Then you can write to the registers of the ADAU1761. At first you can only write to the first few registers that are associated with the PLL. So you setup those registers and then enable the PLL. Then after writing for it to lock, you enable the internal MCLK and then you can write to the rest of the registers and memory locations in the part. This procedure is all well documented in the datasheet. 

    My one question about the MCLK frequency is because I have seen an issue where the MCLK frequency of 24.576MHz the PLL did not reliably lock to it with the settings we suggest in the datasheet. For that case you set the input divider to 2 and then the rest of the PLL settings would be the same as they are for the 12.288Mhz settings. You are using 12.288MHz so you should not be seeing this problem at all. I have never seen an issue with a 12MHz clock. 

    Are you using your own PCB or are you using one of our evaluation boards?

    Send me a message and a friend request. The schematics and projects would be important. Post them up here if you like but I suspect you do not want to do that. 

    Dave T

  • Hello Dave,

    I will show you the schematcs of ADAU1466.But  the projects are enciphered,so I can not show you now.

    See the main part of the schematics.On my design,I2S1 of ADAU1466 is bi-directional,so you can see BLCK_IN1 and BCLK_OUT1 are connected derectly.LRCLK_IN1 and LRCLK_OUT1 are connected derectly too.Some GPIOs are used,like MP6,MP7,MP8 etc.

    When powered up,the OSC provides clock of 12.288M.

    The design of reset and selfboot pins is different from the reference.Expecially the design of Reset.On the datasheet of ADAU1466,a circuit is recommended.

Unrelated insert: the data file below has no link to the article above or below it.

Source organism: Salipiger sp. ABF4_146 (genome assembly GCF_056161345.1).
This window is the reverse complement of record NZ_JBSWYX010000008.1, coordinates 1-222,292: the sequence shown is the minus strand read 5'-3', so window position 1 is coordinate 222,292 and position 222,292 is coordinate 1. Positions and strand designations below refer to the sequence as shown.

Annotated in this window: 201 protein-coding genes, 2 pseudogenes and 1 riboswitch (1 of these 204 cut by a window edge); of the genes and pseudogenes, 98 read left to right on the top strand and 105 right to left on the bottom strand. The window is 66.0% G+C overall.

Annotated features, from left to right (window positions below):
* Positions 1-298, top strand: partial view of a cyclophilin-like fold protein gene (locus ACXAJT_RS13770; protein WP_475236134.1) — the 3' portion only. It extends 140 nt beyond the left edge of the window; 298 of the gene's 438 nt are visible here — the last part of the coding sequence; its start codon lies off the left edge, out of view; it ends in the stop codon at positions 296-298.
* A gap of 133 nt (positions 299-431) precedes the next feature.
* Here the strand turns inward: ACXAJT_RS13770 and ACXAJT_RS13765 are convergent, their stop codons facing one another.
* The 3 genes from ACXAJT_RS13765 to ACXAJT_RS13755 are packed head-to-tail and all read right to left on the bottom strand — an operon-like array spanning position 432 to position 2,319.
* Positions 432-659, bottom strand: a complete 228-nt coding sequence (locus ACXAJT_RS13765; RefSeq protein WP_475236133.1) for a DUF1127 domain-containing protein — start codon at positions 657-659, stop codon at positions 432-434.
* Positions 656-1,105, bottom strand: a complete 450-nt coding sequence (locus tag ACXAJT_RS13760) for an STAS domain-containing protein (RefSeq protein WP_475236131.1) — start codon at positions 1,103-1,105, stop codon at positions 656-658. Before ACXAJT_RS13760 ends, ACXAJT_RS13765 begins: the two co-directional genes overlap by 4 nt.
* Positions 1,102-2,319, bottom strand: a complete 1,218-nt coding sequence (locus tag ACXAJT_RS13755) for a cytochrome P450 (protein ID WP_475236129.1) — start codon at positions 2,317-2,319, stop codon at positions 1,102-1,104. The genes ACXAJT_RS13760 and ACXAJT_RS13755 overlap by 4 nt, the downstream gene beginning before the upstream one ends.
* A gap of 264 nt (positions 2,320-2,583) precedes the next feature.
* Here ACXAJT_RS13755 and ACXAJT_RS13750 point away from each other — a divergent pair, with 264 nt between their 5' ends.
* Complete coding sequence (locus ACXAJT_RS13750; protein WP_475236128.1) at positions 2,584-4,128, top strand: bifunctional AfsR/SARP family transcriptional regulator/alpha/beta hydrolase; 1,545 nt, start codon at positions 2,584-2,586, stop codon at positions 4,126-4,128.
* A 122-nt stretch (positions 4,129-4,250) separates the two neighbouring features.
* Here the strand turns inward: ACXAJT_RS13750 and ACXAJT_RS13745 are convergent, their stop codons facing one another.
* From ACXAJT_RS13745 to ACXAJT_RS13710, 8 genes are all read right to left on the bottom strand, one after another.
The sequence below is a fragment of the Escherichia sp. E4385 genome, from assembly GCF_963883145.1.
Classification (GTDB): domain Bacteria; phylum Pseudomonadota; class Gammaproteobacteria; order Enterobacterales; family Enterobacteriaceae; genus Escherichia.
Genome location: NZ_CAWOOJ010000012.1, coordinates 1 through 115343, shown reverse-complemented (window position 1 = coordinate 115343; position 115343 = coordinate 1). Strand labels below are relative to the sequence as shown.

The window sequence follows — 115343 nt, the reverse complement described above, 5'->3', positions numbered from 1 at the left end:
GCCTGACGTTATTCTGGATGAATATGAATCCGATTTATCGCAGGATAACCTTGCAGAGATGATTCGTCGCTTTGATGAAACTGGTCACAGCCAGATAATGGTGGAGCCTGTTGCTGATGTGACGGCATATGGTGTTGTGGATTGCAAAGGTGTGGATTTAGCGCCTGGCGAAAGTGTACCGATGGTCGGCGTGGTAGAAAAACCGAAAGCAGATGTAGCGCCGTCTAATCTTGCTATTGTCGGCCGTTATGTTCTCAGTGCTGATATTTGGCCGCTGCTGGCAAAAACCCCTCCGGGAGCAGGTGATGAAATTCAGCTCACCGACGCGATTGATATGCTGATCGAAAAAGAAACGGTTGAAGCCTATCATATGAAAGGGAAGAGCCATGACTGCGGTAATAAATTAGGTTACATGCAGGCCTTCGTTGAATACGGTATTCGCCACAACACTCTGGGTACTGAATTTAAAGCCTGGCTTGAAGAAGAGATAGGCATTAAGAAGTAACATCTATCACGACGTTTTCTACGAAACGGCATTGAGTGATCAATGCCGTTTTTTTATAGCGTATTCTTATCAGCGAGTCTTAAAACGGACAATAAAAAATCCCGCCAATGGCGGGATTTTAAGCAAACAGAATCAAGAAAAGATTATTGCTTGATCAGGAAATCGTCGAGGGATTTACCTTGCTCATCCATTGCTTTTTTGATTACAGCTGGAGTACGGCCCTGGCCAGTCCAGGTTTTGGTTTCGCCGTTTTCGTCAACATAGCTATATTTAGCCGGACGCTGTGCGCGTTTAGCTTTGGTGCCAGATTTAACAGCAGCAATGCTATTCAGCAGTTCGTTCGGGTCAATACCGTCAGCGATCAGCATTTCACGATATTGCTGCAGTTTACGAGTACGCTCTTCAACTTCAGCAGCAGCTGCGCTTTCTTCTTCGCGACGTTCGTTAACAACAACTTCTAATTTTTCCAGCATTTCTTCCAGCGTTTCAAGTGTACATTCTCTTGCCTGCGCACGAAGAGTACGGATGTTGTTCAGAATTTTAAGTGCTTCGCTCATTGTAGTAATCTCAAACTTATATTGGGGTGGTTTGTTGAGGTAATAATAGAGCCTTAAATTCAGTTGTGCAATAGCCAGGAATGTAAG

Finally,I use 24FC512-I/SN as the EEPROM of selfboot.

    Maybe you can take a look first.I suspect there are some issues about RESET and power.An assumption I want to propose is that the rising edge of RESET when powered up is too slow.ADAU1466 can not response it correctly so ADAU1466  do not work normally even though maybe selfboot successfully.

    Now I want to get the waveform of RESET and then I will try to add an IC(Microprocessor Reset Circuit,call it RESET-IC) to control RESET pin.If ADAU1466 works normally after selfboot all the time.Maybe the answer of my question is here.I will have a try as quick as I can.

  • Hello jobjun,

    The first thing I quickly noticed in your schematic is that the self-boot pin is tied high, and it is high by default. 

    The self-boot pin must always be disabled (held Low) when you write the EEPROM via the ' write latest compilation thru DSP'. This is because Sigma Studio will reset the DSP, then start writing the program to the DSP. When the DSP is reset and self-boot is enabled, then the DSP will also start loading the program from the EEPROM. so, it may cause some clashes.

    Dave explains this in this thread very clearly. Please have a look.

    Selfboot Problem on ADAU1452 - Q&A - SigmaDSP Processors & SigmaStudio Dev. Tool - EngineerZone (

    could you please disable the self-boot pin while writing to the EEPROM and see if it works?



  • Hello,Harishgowtham,

    Thanks for your reply.I know what you want to let me know and I have a design on my schematic.I'm sorry about that I do not show it above.Like below.

    When I connect an USBi,the self-boot pin will be low.I think EEPROM can be wrote correctly with USBi if I use this design.

    By the way,the voltage of RESET is just 2.5V.I think it may be a factor that influences the stability of my system when powered up.